In aid of Breast Cancer Awareness Month, we want you to really get to know your breasts and know how to take the best possible care of them.
We are all different – our breasts come in different shapes and sizes, and it isn’t unusual for one to be bigger than the other. They also vary in size and shape at different times of the month and with age.
Over time, the tissue and structure of our breasts begin to change. This is due to differences in our hormone levels caused by the natural, beautiful process of ageing. Oestrogen impacts the connective tissue and ligaments of the breast which results in the skin of the breasts becoming thinner, dehydrated and unable to spring back. Common complaints of ageing breasts are; crepey skin, stretch marks and fine lines.
Is there anything we can do to preserve this delicate area?
The breasts, chest, and neck are often overlooked when it comes to skincare routines — but these areas are just as affected by sun damage, pollution, and ageing as the skin on your face.
This area is more delicate, so it is best to not use harsh ingredients such as retinol or scrubs. Besides SPF (daily!) hydration is the key to a youthful-looking cleavage.
Opt for a daily layer of our Collagen Hand & Body Lotion Collagen Skincare Gel, Collagen Body Butter, to help firm, plump and nourish the skin. The unique formula deeply hydrates and nourishes the skin, whilst infusing skin with antioxidants to help filter out free radicals. Leaving you with smooth, healthy-looking skin.
Don’t smoke – a factor which contributes to accelerated ageing of breast tissue is smoking – the chemicals in cigarettes speed ageing by destroying elastin, a protein that helps the skin remain supple. Also wearing a poor fitting bra when exercising creates too much motion and results in over-stretching of the breasts.
Make sure you check your breasts – regularly!
Also, with age comes an increased risk of developing growths in the breasts, such as fibroids, cysts, and cancer. Keep in mind that women of any age can develop these conditions. You should give yourself regular breast self-exams to check for any growths as some changes aren’t normal.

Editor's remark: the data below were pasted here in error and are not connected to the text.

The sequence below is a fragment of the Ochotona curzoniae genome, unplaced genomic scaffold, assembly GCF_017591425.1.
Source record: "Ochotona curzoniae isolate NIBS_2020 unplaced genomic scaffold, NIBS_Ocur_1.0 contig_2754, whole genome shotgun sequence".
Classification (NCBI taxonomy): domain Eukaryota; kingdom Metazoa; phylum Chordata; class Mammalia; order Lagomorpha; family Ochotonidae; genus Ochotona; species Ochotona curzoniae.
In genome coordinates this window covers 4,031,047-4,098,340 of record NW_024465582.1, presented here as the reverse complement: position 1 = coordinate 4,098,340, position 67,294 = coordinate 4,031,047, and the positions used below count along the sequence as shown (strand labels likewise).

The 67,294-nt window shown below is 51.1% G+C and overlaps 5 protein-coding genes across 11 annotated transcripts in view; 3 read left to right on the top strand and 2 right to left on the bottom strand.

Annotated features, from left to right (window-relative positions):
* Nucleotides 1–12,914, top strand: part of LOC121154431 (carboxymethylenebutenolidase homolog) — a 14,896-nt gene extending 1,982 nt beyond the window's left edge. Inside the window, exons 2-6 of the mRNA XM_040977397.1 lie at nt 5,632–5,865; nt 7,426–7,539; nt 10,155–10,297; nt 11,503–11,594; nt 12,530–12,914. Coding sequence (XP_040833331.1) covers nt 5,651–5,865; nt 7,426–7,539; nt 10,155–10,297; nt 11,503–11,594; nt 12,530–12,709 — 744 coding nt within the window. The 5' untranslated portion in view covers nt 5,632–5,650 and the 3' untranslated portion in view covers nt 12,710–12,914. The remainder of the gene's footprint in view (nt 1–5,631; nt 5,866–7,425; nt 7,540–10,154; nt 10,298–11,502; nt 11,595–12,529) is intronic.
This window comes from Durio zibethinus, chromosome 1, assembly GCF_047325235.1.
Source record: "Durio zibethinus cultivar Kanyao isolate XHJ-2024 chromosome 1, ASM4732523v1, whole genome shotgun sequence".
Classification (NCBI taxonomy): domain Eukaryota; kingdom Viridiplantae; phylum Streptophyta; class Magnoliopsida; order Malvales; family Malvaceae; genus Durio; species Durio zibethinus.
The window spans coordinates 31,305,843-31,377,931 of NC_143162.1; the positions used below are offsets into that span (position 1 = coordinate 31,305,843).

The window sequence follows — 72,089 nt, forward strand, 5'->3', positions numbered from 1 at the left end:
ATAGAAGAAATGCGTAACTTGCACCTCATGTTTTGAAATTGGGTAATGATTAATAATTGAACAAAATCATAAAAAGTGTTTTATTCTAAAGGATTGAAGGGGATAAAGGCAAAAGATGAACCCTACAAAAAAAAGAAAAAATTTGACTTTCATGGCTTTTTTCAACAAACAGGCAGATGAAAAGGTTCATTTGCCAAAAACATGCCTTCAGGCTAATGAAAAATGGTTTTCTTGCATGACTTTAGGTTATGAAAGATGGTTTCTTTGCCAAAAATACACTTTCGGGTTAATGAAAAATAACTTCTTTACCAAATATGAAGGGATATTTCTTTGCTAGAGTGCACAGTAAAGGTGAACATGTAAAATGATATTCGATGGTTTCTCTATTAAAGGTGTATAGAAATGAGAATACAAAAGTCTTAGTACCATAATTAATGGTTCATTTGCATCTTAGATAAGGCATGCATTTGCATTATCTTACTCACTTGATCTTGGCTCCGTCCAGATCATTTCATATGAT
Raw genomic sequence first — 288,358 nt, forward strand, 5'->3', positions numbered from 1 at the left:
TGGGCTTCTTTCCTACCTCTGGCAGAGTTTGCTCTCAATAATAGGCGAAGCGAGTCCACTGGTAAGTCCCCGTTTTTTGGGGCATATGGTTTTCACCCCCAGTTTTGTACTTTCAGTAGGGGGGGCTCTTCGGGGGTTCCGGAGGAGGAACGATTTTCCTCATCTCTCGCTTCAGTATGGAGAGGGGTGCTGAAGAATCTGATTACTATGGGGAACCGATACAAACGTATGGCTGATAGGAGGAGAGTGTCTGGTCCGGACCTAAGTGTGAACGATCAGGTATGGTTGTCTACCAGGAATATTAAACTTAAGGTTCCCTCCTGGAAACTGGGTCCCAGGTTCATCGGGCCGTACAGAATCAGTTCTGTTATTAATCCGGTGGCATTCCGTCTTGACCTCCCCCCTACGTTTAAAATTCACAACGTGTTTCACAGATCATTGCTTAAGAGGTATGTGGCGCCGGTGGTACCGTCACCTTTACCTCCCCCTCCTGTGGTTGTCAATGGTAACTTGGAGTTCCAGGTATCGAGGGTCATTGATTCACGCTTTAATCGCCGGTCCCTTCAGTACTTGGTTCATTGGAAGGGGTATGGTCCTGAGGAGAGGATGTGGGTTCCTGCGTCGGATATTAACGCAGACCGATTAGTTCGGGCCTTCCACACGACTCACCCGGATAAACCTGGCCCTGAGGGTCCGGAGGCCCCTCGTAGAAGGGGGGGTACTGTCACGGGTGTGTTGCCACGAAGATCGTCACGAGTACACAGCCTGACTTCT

How do I check my breasts?
Using our Collagen Neck & Bust Cream daily allows you to subconsciously check your breasts every day. The more we check our breasts the more likely we are to discover any sudden changes. Regular self-breast exams are something every woman should feel comfortable and confident doing as part of a healthy routine.
The NHS Breast Screening Programme has produced a 5-point plan for being breast aware:
- know what’s normal for you
- look at your breasts and feel them
- know what changes to look for
- report any changes without delay
- attend routine screening if you’re 50 or over
Look at your breasts and feel each breast and armpit, and up to your collarbone. You may find it easiest to do this in the shower or bath, by running a soapy hand over each breast and up under each armpit. You can also look at your breasts in the mirror. Look with your arms by your side and also with them raised.
Breast Changes to look out for…
See your GP if you notice any of the following changes:
- a change in the size, outline or shape of your breast
- a change in the look or feel of your skin, such as puckering or dimpling
- a new lump, thickening or bumpy area in one breast or armpit that is different from the same area on the other side
- nipple discharge that’s not milky
- bleeding from your nipple
- a moist, red area on your nipple that doesn’t heal easily
- any change in nipple position, such as your nipple being pulled in or pointing differently
- a rash on or around your nipple
- any discomfort or pain in one breast, particularly if it’s new pain and doesn’t go away (although pain is only a symptom of breast cancer in rare cases)
Always seek your GP’s advice if you are concerned!
Breast changes can happen for many reasons, and most of them aren’t serious. Lots of women have breast lumps, and 9 out of 10 are not cancerous.
However, if you find changes in your breast that aren’t normal for you, it’s best to see your GP as soon as possible. If cancer is detected, then appropriate treatment should be planned as quickly as possible.